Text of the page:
Researchers at the University of Toronto have developed a technique to greatly improve the efficiency of nano-scale solar panels, or "quantum dots", which can be sprayed onto almost any surface to generate solar power.

To date, solar cells based on this technology have been too inefficient to be practical.

Conventional solar cells are tuned to convert light of only one wavelength into electricity. Quantum dots can be tuned to absorb different parts of the solar spectrum by varying their size. The Toronto researchers have created the first two-layer solar cell made up of light-absorbing nanoparticles. By combining two different types of quantum dots in the solar cell, the researchers have opened the way to making such cells much more efficient. The approach could be used to make triple-layer, or even quadruple layer, cells.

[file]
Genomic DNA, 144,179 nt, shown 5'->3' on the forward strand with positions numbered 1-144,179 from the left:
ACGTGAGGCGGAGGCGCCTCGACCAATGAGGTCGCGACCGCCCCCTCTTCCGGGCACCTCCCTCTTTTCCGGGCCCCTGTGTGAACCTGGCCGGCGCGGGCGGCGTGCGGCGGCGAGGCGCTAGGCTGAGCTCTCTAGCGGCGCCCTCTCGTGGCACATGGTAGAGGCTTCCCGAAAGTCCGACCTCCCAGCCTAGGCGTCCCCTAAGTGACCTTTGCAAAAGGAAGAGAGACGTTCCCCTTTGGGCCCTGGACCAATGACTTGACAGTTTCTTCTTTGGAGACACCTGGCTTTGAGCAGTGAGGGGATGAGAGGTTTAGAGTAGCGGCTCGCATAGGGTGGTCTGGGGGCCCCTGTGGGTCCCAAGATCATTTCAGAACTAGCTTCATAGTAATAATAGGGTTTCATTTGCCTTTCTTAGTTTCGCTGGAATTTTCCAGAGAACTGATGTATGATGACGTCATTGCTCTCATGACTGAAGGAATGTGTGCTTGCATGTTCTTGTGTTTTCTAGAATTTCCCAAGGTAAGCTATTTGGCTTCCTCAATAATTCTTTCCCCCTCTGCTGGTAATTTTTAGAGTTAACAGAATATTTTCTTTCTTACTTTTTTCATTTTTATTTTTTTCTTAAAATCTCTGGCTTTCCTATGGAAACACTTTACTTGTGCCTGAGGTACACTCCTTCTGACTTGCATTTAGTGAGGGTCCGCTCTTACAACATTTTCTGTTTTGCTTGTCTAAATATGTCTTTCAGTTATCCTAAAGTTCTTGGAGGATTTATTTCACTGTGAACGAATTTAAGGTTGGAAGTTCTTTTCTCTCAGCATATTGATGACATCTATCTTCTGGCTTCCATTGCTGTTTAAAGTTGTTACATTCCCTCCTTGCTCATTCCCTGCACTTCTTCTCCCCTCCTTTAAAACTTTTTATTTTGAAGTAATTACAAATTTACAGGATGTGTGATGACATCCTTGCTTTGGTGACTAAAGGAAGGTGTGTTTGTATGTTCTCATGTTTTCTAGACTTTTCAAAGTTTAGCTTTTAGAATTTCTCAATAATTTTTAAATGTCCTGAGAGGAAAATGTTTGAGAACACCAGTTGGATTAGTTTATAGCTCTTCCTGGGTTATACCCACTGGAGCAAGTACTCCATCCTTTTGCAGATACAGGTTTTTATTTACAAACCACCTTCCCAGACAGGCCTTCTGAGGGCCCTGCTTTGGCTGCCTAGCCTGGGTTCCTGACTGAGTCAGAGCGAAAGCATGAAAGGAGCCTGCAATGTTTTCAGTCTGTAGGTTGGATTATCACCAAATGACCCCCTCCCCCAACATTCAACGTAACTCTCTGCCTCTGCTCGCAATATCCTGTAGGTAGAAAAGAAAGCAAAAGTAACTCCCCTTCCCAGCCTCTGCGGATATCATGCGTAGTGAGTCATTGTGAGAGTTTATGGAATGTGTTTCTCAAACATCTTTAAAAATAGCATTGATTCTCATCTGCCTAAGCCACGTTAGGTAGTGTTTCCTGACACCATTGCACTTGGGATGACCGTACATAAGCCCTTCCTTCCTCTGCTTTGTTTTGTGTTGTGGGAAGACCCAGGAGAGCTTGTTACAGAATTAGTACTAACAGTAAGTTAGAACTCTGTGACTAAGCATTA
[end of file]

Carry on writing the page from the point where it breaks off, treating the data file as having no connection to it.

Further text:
In the Toronto researchers’ cell, one layer of quantum dots is tuned to capture visible light and the other to capture infrared light. They have also introduced a transition layer, made up of four films of different metal oxides, that keeps resistance between the layers low.

The team’s current solar cell has an efficiency of 4.2%. Their goal is to exceed 10% efficiency within five years and keep improving from there. Conventional solar panels are around 15% efficient, but less efficient quantum-dot cells could still be more cost-effective as they could be much  less expensive to manufacture and install.